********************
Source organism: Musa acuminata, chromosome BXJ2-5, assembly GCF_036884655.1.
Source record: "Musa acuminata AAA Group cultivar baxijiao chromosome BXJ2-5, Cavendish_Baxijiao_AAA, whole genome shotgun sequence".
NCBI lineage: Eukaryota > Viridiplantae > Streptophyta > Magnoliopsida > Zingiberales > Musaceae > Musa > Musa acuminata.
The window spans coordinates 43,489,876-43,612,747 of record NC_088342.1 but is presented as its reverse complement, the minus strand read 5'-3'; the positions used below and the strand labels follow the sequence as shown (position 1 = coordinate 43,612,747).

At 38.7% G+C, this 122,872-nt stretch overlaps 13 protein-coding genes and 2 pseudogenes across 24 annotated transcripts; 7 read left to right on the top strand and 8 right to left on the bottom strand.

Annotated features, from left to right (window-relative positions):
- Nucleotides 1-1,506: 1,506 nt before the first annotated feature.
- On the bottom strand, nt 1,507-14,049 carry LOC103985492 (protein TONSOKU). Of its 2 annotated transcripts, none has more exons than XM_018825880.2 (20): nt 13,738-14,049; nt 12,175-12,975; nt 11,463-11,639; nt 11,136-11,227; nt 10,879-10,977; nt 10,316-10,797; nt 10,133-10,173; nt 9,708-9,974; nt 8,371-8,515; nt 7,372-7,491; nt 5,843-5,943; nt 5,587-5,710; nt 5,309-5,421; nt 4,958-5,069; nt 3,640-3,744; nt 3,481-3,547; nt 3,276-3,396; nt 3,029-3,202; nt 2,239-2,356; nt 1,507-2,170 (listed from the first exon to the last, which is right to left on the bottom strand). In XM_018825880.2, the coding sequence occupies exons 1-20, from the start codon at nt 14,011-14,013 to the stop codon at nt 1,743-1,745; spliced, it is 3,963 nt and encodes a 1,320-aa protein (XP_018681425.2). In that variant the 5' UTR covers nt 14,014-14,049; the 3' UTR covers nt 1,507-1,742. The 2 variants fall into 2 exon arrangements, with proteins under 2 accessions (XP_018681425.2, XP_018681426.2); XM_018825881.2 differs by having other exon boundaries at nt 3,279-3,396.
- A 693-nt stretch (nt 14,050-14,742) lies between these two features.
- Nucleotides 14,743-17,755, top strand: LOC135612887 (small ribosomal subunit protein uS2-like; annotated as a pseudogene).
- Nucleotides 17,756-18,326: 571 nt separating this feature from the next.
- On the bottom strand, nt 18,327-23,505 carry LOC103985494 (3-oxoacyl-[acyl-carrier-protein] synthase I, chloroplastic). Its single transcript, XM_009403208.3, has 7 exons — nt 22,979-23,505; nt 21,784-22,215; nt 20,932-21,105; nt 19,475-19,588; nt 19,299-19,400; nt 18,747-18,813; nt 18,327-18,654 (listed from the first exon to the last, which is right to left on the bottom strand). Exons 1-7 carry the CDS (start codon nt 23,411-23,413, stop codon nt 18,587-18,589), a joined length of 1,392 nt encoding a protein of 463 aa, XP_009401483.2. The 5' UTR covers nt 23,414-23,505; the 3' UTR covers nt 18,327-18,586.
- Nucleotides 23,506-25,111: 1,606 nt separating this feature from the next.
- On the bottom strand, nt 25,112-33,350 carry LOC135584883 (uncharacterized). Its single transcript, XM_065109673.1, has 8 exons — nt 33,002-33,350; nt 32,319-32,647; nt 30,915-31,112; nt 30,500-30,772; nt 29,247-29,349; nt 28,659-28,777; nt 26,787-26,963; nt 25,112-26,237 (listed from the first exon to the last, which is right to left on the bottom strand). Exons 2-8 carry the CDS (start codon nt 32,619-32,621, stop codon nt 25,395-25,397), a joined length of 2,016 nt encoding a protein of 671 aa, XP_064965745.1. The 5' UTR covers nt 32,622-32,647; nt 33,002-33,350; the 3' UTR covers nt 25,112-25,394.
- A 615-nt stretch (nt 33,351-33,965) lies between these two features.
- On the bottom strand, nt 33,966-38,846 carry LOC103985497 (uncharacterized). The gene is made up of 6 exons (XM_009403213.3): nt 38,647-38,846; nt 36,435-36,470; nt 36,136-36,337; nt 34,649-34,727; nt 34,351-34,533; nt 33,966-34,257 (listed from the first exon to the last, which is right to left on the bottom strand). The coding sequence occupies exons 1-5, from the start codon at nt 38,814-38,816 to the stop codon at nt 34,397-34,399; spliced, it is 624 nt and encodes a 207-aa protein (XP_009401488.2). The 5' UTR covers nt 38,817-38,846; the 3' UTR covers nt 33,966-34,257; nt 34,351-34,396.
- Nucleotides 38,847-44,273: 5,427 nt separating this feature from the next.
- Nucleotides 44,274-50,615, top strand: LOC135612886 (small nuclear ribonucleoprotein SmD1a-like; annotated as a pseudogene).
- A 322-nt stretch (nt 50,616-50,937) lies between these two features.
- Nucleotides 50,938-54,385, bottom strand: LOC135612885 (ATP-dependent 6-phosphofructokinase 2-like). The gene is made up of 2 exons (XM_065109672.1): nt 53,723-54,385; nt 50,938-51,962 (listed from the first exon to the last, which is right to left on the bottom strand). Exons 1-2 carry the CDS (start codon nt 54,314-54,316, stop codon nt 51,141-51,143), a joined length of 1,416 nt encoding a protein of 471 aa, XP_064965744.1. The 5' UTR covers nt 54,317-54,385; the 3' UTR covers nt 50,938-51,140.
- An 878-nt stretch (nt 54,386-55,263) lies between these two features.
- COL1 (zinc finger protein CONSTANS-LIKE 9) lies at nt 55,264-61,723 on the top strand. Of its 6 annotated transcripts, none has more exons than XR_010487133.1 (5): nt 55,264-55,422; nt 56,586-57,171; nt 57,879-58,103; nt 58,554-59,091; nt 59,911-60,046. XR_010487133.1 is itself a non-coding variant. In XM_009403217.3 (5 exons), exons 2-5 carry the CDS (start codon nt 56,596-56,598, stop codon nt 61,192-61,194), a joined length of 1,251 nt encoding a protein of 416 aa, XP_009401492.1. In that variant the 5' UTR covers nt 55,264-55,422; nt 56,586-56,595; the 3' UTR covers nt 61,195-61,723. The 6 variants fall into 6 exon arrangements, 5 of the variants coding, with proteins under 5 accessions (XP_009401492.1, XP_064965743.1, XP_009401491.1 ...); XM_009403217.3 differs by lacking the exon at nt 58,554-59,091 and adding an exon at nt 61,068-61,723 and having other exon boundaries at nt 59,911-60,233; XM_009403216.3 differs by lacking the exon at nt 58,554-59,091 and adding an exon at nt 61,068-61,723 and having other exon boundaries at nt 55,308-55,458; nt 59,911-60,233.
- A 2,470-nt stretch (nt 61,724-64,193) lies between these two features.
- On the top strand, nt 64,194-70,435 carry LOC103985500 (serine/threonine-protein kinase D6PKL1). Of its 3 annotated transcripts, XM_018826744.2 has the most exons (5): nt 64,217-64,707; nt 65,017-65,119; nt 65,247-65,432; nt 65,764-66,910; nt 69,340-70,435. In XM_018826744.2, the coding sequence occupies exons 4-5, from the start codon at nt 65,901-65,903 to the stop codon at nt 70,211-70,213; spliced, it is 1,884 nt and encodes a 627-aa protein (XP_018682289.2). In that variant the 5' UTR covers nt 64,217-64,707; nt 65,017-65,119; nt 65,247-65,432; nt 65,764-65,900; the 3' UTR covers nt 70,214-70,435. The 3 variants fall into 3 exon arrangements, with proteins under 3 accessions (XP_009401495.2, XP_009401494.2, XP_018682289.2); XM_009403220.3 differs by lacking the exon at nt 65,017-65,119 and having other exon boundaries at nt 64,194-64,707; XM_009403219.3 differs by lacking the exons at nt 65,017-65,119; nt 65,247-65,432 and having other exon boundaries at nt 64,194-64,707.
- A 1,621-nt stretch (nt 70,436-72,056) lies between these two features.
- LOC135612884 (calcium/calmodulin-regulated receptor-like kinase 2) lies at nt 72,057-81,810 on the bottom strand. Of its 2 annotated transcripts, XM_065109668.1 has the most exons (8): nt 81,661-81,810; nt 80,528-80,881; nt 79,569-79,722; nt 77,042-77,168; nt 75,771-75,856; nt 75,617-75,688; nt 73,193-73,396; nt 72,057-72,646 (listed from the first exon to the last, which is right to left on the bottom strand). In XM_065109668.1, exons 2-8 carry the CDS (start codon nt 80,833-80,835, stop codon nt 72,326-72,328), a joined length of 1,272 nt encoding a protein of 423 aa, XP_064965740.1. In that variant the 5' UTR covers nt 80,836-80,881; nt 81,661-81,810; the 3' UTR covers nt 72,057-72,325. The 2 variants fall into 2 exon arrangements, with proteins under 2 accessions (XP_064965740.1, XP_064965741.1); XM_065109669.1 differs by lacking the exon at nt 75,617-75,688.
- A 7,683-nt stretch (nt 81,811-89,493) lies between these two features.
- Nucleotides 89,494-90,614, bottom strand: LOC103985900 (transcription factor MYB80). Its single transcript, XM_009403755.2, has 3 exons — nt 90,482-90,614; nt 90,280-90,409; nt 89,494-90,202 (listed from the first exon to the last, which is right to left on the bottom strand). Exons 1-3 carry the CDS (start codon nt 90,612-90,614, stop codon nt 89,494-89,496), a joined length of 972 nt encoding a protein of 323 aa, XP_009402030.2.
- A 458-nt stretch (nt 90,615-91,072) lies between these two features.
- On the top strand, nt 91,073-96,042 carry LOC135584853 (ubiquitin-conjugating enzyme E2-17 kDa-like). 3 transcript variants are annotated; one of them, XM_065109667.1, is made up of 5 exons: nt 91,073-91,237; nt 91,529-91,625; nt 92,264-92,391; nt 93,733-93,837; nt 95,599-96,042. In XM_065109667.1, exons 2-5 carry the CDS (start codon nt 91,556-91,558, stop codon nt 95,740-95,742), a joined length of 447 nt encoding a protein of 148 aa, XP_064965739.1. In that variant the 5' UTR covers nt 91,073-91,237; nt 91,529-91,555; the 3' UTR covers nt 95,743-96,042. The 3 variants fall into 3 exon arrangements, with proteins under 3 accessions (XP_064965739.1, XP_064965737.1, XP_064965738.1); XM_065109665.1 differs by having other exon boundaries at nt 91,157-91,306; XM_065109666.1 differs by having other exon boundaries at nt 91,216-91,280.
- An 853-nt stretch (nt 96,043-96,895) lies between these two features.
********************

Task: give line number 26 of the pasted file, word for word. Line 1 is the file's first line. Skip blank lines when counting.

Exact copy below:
- LOC135612884 (calcium/calmodulin-regulated receptor-like kinase 2) lies at nt 72,057-81,810 on the bottom strand. Of its 2 annotated transcripts, XM_065109668.1 has the most exons (8): nt 81,661-81,810; nt 80,528-80,881; nt 79,569-79,722; nt 77,042-77,168; nt 75,771-75,856; nt 75,617-75,688; nt 73,193-73,396; nt 72,057-72,646 (listed from the first exon to the last, which is right to left on the bottom strand). In XM_065109668.1, exons 2-8 carry the CDS (start codon nt 80,833-80,835, stop codon nt 72,326-72,328), a joined length of 1,272 nt encoding a protein of 423 aa, XP_064965740.1. In that variant the 5' UTR covers nt 80,836-80,881; nt 81,661-81,810; the 3' UTR covers nt 72,057-72,325. The 2 variants fall into 2 exon arrangements, with proteins under 2 accessions (XP_064965740.1, XP_064965741.1); XM_065109669.1 differs by lacking the exon at nt 75,617-75,688.